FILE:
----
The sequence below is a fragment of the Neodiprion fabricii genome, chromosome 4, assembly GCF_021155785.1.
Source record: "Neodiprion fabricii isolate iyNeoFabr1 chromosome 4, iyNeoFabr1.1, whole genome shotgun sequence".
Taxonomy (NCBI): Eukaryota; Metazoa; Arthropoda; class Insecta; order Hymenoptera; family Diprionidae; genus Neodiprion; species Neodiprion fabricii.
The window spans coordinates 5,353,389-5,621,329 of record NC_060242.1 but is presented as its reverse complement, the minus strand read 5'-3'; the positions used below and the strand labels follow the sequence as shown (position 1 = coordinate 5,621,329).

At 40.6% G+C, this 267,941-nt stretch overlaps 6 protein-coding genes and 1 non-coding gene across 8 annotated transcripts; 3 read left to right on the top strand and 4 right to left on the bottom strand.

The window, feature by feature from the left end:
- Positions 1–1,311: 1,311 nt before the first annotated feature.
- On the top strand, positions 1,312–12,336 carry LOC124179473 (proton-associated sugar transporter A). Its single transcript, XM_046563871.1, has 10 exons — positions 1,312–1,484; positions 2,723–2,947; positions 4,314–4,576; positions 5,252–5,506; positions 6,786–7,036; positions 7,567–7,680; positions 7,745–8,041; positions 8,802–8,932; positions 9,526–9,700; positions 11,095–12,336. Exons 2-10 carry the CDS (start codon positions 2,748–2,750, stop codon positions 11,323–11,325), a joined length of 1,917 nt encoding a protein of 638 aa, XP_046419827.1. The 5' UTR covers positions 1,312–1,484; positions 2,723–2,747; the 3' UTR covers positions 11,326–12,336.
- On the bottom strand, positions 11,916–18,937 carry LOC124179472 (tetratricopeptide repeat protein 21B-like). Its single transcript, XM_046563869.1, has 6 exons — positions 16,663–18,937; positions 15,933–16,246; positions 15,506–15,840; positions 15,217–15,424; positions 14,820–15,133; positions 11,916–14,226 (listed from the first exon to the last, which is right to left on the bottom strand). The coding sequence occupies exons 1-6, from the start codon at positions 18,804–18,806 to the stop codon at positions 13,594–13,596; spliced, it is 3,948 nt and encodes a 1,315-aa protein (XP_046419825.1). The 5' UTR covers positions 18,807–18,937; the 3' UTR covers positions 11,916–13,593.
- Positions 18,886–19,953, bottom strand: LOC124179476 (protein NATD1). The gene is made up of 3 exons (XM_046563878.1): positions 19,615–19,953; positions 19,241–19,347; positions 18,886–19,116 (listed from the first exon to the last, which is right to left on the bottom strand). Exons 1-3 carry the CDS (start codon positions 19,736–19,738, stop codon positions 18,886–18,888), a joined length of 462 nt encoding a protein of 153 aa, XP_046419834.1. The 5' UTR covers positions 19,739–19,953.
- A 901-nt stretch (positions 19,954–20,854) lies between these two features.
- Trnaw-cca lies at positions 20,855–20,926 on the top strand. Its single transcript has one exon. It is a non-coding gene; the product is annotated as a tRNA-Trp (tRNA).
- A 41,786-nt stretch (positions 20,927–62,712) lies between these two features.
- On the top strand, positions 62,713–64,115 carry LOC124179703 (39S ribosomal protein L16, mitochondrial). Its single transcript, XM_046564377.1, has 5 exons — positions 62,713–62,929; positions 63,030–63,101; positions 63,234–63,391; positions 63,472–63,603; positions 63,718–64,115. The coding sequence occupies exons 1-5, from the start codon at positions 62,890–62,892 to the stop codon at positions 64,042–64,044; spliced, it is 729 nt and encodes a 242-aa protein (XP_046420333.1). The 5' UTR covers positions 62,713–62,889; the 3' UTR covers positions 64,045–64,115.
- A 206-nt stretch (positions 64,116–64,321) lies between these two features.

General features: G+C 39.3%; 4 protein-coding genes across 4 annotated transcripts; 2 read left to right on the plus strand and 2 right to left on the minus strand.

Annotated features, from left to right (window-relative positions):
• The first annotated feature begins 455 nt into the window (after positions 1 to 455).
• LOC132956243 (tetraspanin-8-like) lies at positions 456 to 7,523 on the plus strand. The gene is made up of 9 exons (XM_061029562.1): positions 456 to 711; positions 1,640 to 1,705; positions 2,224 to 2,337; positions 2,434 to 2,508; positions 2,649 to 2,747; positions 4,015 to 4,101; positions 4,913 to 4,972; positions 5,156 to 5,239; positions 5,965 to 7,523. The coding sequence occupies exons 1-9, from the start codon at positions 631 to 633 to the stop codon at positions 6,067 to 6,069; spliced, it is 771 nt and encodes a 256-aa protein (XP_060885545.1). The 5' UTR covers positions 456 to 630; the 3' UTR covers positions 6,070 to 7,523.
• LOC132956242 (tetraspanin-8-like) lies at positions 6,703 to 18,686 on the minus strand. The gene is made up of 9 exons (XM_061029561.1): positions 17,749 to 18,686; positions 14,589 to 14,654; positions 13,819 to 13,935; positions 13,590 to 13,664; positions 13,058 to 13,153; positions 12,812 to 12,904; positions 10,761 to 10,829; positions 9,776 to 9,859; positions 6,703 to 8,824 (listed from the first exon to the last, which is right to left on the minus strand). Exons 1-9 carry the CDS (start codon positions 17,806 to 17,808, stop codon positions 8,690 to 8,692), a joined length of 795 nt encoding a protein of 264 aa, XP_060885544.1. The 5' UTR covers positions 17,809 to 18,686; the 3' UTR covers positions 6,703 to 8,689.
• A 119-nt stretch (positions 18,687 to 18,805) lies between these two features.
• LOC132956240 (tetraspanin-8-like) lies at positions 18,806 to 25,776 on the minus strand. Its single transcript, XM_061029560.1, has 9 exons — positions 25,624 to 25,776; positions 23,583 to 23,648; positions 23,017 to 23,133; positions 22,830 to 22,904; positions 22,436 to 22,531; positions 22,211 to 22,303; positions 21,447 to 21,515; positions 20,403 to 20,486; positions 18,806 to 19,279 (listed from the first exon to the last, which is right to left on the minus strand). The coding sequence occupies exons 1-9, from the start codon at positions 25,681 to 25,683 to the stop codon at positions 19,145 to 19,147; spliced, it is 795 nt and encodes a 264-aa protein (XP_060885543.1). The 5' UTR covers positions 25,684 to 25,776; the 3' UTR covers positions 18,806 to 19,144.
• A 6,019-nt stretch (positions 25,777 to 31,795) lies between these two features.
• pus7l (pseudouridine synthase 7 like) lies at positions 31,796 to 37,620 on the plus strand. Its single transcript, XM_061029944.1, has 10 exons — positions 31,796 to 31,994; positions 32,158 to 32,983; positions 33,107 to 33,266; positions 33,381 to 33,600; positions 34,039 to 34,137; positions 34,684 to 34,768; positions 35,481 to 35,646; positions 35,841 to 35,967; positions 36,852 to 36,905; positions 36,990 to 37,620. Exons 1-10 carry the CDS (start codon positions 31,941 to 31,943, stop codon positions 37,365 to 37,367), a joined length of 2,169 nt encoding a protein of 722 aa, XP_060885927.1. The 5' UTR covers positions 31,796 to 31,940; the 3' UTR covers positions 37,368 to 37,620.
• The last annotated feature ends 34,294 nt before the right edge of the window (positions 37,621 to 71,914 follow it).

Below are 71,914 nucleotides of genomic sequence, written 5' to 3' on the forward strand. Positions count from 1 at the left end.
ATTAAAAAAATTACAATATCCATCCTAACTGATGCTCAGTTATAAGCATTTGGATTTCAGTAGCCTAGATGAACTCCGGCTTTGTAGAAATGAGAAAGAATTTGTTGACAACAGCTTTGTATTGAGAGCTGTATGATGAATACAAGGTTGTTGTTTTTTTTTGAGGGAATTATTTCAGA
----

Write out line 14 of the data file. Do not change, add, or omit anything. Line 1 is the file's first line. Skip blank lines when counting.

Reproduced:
- On the top strand, positions 62,713–64,115 carry LOC124179703 (39S ribosomal protein L16, mitochondrial). Its single transcript, XM_046564377.1, has 5 exons — positions 62,713–62,929; positions 63,030–63,101; positions 63,234–63,391; positions 63,472–63,603; positions 63,718–64,115. The coding sequence occupies exons 1-5, from the start codon at positions 62,890–62,892 to the stop codon at positions 64,042–64,044; spliced, it is 729 nt and encodes a 242-aa protein (XP_046420333.1). The 5' UTR covers positions 62,713–62,889; the 3' UTR covers positions 64,045–64,115.